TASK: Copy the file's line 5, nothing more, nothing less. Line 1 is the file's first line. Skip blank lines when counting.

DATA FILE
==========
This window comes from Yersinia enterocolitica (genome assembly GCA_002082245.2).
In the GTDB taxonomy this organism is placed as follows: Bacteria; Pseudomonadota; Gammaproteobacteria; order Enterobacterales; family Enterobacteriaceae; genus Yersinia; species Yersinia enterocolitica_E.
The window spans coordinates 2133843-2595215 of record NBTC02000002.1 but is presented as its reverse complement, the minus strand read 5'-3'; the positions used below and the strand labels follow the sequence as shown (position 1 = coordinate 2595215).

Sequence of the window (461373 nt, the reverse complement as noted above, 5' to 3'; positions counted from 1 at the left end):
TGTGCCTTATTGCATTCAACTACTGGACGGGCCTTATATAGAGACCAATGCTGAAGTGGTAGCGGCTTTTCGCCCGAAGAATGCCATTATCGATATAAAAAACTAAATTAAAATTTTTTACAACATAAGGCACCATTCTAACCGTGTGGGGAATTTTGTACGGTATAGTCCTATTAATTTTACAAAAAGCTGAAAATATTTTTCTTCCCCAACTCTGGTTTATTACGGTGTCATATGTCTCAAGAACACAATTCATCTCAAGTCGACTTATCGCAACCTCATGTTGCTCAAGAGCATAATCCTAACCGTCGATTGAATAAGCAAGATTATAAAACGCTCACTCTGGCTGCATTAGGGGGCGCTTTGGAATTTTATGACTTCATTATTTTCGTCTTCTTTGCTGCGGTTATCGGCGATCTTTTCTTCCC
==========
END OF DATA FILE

TGTGCCTTATTGCATTCAACTACTGGACGGGCCTTATATAGAGACCAATGCTGAAGTGGTAGCGGCTTTTCGCCCGAAGAATGCCATTATCGATATAAAAAACTAAATTAAAATTTTTTACAACATAAGGCACCATTCTAACCGTGTGGGGAATTTTGTACGGTATAGTCCTATTAATTTTACAAAAAGCTGAAAATATTTTTCTTCCCCAACTCTGGTTTATTACGGTGTCATATGTCTCAAGAACACAATTCATCTCAAGTCGACTTATCGCAACCTCATGTTGCTCAAGAGCATAATCCTAACCGTCGATTGAATAAGCAAGATTATAAAACGCTCACTCTGGCTGCATTAGGGGGCGCTTTGGAATTTTATGACTTCATTATTTTCGTCTTCTTTGCTGCGGTTATCGGCGATCTTTTCTTCCC